True, but on the other hand, we also don't know what the planet's gravity is yet.  The planet's radius is 2.4 times that of Earth's, but that doesn't necessarily say anything about how strong its gravitational field is.  That depends not only on the size of the planet, but also its composition.  Titan, for example, is significantly larger than the planet Mercury, but its gravitational field is only slightly greater than Mercury's because Mercury is denser.
[On how kangaroos could have gotten back to Australia after the flood]:  Don't kangaroos skip along the surface of the water? --Kenn

Offline Tykster

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Re: Kepler Discovers First "Goldilocks" Planet
« Reply #5 on: December 05, 2011, 03:22:20 PM »
^^^^^^^^^

Yep. I was assuming a similar composition to earth...
rhocam ~ I guess there are several trillion cells in a man, and one in an amoeba, so to be generous, lets say that there were a billion. That is one every fifteen years. So in my lifetime I should have seen two evolutionary changes.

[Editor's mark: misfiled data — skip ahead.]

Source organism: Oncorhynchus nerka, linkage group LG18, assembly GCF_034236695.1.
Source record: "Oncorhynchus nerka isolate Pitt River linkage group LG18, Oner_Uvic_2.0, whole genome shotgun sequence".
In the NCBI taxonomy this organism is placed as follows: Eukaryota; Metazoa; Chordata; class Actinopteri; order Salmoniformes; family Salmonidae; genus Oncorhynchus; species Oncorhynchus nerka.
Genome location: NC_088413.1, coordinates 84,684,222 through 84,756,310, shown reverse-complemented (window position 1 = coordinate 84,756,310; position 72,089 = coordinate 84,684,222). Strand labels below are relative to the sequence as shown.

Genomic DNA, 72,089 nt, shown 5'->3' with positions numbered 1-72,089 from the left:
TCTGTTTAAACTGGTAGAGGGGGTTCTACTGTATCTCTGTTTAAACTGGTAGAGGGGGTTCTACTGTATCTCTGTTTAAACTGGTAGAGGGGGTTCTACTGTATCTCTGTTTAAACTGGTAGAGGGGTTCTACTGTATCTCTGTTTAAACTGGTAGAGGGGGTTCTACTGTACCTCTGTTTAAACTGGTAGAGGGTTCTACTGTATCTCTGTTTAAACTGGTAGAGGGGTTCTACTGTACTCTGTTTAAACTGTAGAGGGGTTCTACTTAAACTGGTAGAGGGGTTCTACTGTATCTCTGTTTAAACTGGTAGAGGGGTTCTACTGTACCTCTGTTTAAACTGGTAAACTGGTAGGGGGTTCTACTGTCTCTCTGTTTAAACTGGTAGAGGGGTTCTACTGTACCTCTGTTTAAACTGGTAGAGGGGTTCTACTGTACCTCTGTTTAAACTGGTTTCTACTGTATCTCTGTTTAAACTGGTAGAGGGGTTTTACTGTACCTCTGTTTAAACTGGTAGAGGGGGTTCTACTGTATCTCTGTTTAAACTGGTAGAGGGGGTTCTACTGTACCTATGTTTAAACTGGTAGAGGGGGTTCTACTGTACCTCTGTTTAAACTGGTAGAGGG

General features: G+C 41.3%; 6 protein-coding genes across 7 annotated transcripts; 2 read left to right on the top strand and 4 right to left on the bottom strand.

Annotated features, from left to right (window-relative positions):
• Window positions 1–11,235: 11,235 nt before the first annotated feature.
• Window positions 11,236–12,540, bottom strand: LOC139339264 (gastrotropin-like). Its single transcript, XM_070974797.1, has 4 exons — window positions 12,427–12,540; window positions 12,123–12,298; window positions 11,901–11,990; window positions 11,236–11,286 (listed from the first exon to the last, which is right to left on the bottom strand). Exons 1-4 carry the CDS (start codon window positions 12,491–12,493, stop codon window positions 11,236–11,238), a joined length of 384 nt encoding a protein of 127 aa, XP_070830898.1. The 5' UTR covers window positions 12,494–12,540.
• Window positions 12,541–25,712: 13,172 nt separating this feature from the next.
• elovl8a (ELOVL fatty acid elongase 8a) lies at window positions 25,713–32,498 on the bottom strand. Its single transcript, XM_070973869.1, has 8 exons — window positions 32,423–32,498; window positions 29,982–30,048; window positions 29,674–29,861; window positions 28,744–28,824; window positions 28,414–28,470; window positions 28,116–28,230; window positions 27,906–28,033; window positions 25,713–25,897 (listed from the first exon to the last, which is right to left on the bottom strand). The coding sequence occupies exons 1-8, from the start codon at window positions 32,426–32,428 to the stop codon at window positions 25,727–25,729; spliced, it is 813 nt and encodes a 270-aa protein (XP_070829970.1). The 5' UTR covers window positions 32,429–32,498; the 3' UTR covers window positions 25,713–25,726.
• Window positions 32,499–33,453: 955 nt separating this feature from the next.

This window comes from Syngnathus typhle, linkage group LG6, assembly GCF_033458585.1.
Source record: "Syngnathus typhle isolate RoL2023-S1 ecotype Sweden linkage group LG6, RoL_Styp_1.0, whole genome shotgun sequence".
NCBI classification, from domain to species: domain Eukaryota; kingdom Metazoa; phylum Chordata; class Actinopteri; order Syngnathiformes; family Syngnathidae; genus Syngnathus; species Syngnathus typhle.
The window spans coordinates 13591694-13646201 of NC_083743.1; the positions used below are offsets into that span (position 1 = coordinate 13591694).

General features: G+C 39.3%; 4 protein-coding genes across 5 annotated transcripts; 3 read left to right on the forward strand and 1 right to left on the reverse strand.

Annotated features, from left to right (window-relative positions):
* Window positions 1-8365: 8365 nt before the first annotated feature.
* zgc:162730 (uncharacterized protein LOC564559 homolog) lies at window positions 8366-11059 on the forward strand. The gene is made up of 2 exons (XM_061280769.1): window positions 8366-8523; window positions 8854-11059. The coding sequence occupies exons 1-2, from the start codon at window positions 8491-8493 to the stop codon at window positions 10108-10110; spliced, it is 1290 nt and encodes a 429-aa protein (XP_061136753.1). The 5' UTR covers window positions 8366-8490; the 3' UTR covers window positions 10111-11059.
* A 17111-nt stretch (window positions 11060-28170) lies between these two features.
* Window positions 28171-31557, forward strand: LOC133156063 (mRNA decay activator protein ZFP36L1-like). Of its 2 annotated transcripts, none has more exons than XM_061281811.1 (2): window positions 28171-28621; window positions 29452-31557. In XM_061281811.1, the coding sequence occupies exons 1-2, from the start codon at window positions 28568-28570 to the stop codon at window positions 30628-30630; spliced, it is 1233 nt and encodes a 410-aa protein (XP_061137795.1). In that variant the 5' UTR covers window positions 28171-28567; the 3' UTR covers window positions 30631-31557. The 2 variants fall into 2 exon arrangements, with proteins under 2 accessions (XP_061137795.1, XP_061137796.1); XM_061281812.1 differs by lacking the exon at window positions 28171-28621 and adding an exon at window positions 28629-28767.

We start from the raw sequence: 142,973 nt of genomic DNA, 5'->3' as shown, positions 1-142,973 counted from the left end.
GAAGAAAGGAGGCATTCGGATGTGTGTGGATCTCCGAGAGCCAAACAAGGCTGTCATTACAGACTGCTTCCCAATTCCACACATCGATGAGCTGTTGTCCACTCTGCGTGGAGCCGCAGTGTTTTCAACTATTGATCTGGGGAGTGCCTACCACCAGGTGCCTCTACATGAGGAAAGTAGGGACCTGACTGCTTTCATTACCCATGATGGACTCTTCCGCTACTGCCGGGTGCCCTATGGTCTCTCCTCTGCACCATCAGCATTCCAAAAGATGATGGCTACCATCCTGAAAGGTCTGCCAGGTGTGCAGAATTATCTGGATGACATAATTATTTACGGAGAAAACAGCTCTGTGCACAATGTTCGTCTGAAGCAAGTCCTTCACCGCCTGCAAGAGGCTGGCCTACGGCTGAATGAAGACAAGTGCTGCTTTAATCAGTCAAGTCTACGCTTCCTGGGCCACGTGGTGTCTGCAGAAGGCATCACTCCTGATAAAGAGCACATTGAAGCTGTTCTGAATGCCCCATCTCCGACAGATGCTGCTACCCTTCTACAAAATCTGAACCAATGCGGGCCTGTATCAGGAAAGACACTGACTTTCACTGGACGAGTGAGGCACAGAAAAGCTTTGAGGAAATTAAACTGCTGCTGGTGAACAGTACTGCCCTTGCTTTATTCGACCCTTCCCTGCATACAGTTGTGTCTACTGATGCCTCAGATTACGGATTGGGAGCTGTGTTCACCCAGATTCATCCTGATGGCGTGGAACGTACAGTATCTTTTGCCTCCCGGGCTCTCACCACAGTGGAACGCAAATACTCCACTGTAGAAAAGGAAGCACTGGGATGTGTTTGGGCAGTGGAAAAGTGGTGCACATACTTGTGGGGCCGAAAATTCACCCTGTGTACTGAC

Offline relativetruth

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Re: Kepler Discovers First "Goldilocks" Planet
« Reply #6 on: December 05, 2011, 04:57:17 PM »
With a gravity that is 2.4 x earth's gravity it would be interesting to see what kind of lifeforms would evolve....
If gravity was the only difference between this planet and earth the lifeforms would be a bit smaller and slower than the average on Earth.
I suspect the mutation rate for their DNA would not be affected by gravity and would be be similar to that on Earth.
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Offline kin hell

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Re: Kepler Discovers First "Goldilocks" Planet
« Reply #7 on: December 05, 2011, 06:35:33 PM »
catch 22b

To two two B or not to two two B: that is the quest....
Whether 'tis nobler in the mimed to suffer
The slings and arrows of outrageous fortune,
Or to take arms (.22bee bee) against a sea of tribbles...



The question really should be whether or not the space out there deserves this irrational monkey plague?

The Invasion of the Earthlings!!!      a documentary

....of course the geocentric religions will evolve to fill the niche    .........pesky little critters.


nice link Piano
« Last Edit: December 05, 2011, 06:37:25 PM by kin hell »
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Offline Irish